Do you miss the fog machine?3,672 Views11 RepliesAdd A Reply
In the late 70's and throughout the 80's there were several directors who conspicuously used smoke (lots of it!) in order to achieve a richer and more layered visual canvas that made each frame look almost like an impressionistic work of art. Among these directors you can count Alan Parker, Adrian Lyne, Tony Scott and, towering them all, Ridley Scott. The work of cinematographers like Jordan Cronenweth, Michael Seresin and Peter Biziou thrived within this style. Sadly, smoke has been absent from the latest crop of movies and I wonder if there a legal issue might be the explanation of why it cannot be used any more. Because it is sorely missed. At least by me.
Hmm... So that is why some newer movies look so clean? I never considered that. Perhaps real time fog makes for more difficult retakes or CGI? Only guessing here.
Or maybe there is a second hand fog complaint among actors.
My theory is, apart of the possible legal issue, that directors just no longer want to take the trouble of doing things the oldfashion way, even if they have to sacrifice realism in doing so. Maybe nowadays time is more expensive than cgi, and they don't want to take the time to fill a up a set with smoke anymore. In "Blade Runner" they created a whole miniature model of the cityscape and they filled it up with smoke to create the illusion of space and distance. This type of artistic ingenuity is what makes that movie one of a kind. I am pretty sure Blade Runner 2049 will use just cgi, unfortunately.
It's really not that expensive if planned for. In an enclosed environment, a decent fog machine can pump out quite a bit. I have done so DIY training Medics. I get the feeling Hollywood types get bothered about possible effects on actors' lungs and all that hippy dippy crap.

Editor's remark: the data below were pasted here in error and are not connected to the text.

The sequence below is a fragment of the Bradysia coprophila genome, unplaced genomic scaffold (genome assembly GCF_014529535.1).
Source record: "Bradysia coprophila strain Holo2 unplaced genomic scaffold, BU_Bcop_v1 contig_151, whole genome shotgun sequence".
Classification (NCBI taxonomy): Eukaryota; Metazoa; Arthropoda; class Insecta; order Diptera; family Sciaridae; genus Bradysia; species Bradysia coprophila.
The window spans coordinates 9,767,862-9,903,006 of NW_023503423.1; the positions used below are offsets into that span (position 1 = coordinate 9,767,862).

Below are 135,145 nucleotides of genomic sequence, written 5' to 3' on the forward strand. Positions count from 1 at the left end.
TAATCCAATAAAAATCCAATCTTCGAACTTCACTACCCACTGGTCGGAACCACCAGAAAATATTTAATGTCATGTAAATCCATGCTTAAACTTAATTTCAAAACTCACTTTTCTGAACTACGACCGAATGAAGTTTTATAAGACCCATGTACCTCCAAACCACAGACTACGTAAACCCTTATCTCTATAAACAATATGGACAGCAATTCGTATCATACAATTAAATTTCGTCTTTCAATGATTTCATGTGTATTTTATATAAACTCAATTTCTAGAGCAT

Save the fog machine from extinction!!
Cuz cgi fog just does NOT work.
IN SPACE THERE IS NO WARNING
Some examples of a look you don't see in movies anymore
Fog is now the cowbell of special effects. MORE COW...err I mean FOG!
Acccording to the cast, Veronica Cartwright in particular, Ridley burned incense throughout A L I E N to create the effect.
The fog certainly added to the beauty of A L I E N and Blade Runner. I think it gives real depth to a set or landscape.
I doubt if the Health and Safety police would allow for it's use today!
"Let The Cosmic Incubation Begin" ~ H.R. Giger
Well, fog is simply a sugary water concoction that is vaporized. It's not dangerous at all, and the newer formulations are just like being outside on a humid day.
So...BRING BACK THE FOG!
Now, the HUGE WHITE BRIGHT LIGHTS in the middle of darkness, sometimes strobes, illuminating sets from behind even in the middle of unexplicable places---like, the middle of the woods and in an Alien nest on an unknown planet----those can stay extinct.
Even Cameron saw the value in a well placed smoke machine. One of my favorite uses of one in film is the very first scene I ever saw from an Alien movie.
Fog was used to give a certain atmosphere but most importantly it was used to hide parts of the set. It is a clever way of saving money while building sets in that they don't have to build the whole thing and just focus on what's going to be in front of the camera. The fog or smoke can easily cover the rest (especially if they're shooting in a sound stage).